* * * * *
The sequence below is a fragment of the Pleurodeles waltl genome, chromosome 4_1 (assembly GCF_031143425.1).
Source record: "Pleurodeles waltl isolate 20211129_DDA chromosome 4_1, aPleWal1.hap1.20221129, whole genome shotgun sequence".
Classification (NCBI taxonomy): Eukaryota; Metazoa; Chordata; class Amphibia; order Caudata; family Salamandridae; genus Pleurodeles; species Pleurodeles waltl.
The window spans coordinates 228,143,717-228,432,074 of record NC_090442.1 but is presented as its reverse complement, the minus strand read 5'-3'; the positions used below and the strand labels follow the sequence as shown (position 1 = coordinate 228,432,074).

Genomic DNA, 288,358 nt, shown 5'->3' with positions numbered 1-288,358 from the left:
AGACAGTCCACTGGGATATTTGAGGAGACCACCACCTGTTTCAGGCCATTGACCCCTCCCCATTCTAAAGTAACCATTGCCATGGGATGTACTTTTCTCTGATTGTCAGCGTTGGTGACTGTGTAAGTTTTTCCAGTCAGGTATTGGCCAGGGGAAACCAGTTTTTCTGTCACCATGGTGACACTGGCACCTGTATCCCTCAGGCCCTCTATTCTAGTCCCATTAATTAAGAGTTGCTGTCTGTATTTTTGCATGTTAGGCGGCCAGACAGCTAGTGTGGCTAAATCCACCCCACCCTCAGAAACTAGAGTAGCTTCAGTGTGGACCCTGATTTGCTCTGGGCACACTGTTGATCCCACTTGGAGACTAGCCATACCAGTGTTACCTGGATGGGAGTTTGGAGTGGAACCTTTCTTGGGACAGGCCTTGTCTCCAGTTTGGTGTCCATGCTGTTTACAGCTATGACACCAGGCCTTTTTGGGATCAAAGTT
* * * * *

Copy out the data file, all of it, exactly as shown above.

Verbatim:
The sequence below is a fragment of the Pleurodeles waltl genome, chromosome 4_1 (assembly GCF_031143425.1).
Source record: "Pleurodeles waltl isolate 20211129_DDA chromosome 4_1, aPleWal1.hap1.20221129, whole genome shotgun sequence".
Classification (NCBI taxonomy): Eukaryota; Metazoa; Chordata; class Amphibia; order Caudata; family Salamandridae; genus Pleurodeles; species Pleurodeles waltl.
The window spans coordinates 228,143,717-228,432,074 of record NC_090442.1 but is presented as its reverse complement, the minus strand read 5'-3'; the positions used below and the strand labels follow the sequence as shown (position 1 = coordinate 228,432,074).

Genomic DNA, 288,358 nt, shown 5'->3' with positions numbered 1-288,358 from the left:
AGACAGTCCACTGGGATATTTGAGGAGACCACCACCTGTTTCAGGCCATTGACCCCTCCCCATTCTAAAGTAACCATTGCCATGGGATGTACTTTTCTCTGATTGTCAGCGTTGGTGACTGTGTAAGTTTTTCCAGTCAGGTATTGGCCAGGGGAAACCAGTTTTTCTGTCACCATGGTGACACTGGCACCTGTATCCCTCAGGCCCTCTATTCTAGTCCCATTAATTAAGAGTTGCTGTCTGTATTTTTGCATGTTAGGCGGCCAGACAGCTAGTGTGGCTAAATCCACCCCACCCTCAGAAACTAGAGTAGCTTCAGTGTGGACCCTGATTTGCTCTGGGCACACTGTTGATCCCACTTGGAGACTAGCCATACCAGTGTTACCTGGATGGGAGTTTGGAGTGGAACCTTTCTTGGGACAGGCCTTGTCTCCAGTTTGGTGTCCATGCTGTTTACAGCTATGACACCAGGCCTTTTTGGGATCAAAGTT